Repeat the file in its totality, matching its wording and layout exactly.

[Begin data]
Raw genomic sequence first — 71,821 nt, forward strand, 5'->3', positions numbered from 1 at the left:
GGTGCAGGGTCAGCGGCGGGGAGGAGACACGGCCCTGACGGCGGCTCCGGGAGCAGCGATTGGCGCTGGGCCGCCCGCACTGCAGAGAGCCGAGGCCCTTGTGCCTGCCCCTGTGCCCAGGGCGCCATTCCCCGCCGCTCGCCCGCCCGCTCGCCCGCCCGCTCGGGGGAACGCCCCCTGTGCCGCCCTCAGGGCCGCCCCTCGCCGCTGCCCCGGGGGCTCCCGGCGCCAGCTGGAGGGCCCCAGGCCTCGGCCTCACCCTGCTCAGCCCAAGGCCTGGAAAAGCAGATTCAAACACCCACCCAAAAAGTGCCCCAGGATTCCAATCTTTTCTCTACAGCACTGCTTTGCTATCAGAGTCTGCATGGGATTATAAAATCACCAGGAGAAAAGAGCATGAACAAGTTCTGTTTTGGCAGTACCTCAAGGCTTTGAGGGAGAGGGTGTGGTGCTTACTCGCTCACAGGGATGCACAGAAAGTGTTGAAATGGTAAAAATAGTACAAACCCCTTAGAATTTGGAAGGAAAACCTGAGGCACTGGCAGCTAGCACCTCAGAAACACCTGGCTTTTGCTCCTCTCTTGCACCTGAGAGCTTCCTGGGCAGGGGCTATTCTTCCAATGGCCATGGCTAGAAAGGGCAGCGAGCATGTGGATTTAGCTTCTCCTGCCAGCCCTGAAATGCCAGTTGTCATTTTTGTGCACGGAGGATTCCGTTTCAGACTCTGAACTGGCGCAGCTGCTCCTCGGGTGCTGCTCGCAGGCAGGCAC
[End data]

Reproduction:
Raw genomic sequence first — 71,821 nt, forward strand, 5'->3', positions numbered from 1 at the left:
GGTGCAGGGTCAGCGGCGGGGAGGAGACACGGCCCTGACGGCGGCTCCGGGAGCAGCGATTGGCGCTGGGCCGCCCGCACTGCAGAGAGCCGAGGCCCTTGTGCCTGCCCCTGTGCCCAGGGCGCCATTCCCCGCCGCTCGCCCGCCCGCTCGCCCGCCCGCTCGGGGGAACGCCCCCTGTGCCGCCCTCAGGGCCGCCCCTCGCCGCTGCCCCGGGGGCTCCCGGCGCCAGCTGGAGGGCCCCAGGCCTCGGCCTCACCCTGCTCAGCCCAAGGCCTGGAAAAGCAGATTCAAACACCCACCCAAAAAGTGCCCCAGGATTCCAATCTTTTCTCTACAGCACTGCTTTGCTATCAGAGTCTGCATGGGATTATAAAATCACCAGGAGAAAAGAGCATGAACAAGTTCTGTTTTGGCAGTACCTCAAGGCTTTGAGGGAGAGGGTGTGGTGCTTACTCGCTCACAGGGATGCACAGAAAGTGTTGAAATGGTAAAAATAGTACAAACCCCTTAGAATTTGGAAGGAAAACCTGAGGCACTGGCAGCTAGCACCTCAGAAACACCTGGCTTTTGCTCCTCTCTTGCACCTGAGAGCTTCCTGGGCAGGGGCTATTCTTCCAATGGCCATGGCTAGAAAGGGCAGCGAGCATGTGGATTTAGCTTCTCCTGCCAGCCCTGAAATGCCAGTTGTCATTTTTGTGCACGGAGGATTCCGTTTCAGACTCTGAACTGGCGCAGCTGCTCCTCGGGTGCTGCTCGCAGGCAGGCAC